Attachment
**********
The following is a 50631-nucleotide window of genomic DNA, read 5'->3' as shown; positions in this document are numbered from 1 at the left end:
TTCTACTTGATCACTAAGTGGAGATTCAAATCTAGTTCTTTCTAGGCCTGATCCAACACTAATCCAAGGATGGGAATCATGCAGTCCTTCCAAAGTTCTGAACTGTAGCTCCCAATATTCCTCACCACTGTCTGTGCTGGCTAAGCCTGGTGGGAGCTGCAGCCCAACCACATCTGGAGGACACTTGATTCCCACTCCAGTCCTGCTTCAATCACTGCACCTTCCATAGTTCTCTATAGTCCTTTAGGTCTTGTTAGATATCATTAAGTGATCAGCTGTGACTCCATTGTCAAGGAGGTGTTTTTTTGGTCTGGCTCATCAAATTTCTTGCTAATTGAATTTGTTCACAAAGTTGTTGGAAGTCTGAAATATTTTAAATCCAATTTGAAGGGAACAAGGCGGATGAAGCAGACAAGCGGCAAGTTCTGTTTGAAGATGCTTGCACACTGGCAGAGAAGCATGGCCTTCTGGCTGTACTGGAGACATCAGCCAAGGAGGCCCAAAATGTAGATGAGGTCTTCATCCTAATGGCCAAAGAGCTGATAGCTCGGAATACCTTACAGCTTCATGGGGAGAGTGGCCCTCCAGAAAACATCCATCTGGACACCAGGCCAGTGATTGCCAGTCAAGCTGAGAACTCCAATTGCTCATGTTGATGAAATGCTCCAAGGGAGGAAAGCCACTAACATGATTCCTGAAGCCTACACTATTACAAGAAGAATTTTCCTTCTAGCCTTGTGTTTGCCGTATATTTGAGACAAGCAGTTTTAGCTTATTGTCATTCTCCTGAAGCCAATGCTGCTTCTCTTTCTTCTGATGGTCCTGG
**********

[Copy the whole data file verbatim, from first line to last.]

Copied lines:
The following is a 50631-nucleotide window of genomic DNA, read 5'->3' as shown; positions in this document are numbered from 1 at the left end:
TTCTACTTGATCACTAAGTGGAGATTCAAATCTAGTTCTTTCTAGGCCTGATCCAACACTAATCCAAGGATGGGAATCATGCAGTCCTTCCAAAGTTCTGAACTGTAGCTCCCAATATTCCTCACCACTGTCTGTGCTGGCTAAGCCTGGTGGGAGCTGCAGCCCAACCACATCTGGAGGACACTTGATTCCCACTCCAGTCCTGCTTCAATCACTGCACCTTCCATAGTTCTCTATAGTCCTTTAGGTCTTGTTAGATATCATTAAGTGATCAGCTGTGACTCCATTGTCAAGGAGGTGTTTTTTTGGTCTGGCTCATCAAATTTCTTGCTAATTGAATTTGTTCACAAAGTTGTTGGAAGTCTGAAATATTTTAAATCCAATTTGAAGGGAACAAGGCGGATGAAGCAGACAAGCGGCAAGTTCTGTTTGAAGATGCTTGCACACTGGCAGAGAAGCATGGCCTTCTGGCTGTACTGGAGACATCAGCCAAGGAGGCCCAAAATGTAGATGAGGTCTTCATCCTAATGGCCAAAGAGCTGATAGCTCGGAATACCTTACAGCTTCATGGGGAGAGTGGCCCTCCAGAAAACATCCATCTGGACACCAGGCCAGTGATTGCCAGTCAAGCTGAGAACTCCAATTGCTCATGTTGATGAAATGCTCCAAGGGAGGAAAGCCACTAACATGATTCCTGAAGCCTACACTATTACAAGAAGAATTTTCCTTCTAGCCTTGTGTTTGCCGTATATTTGAGACAAGCAGTTTTAGCTTATTGTCATTCTCCTGAAGCCAATGCTGCTTCTCTTTCTTCTGATGGTCCTGG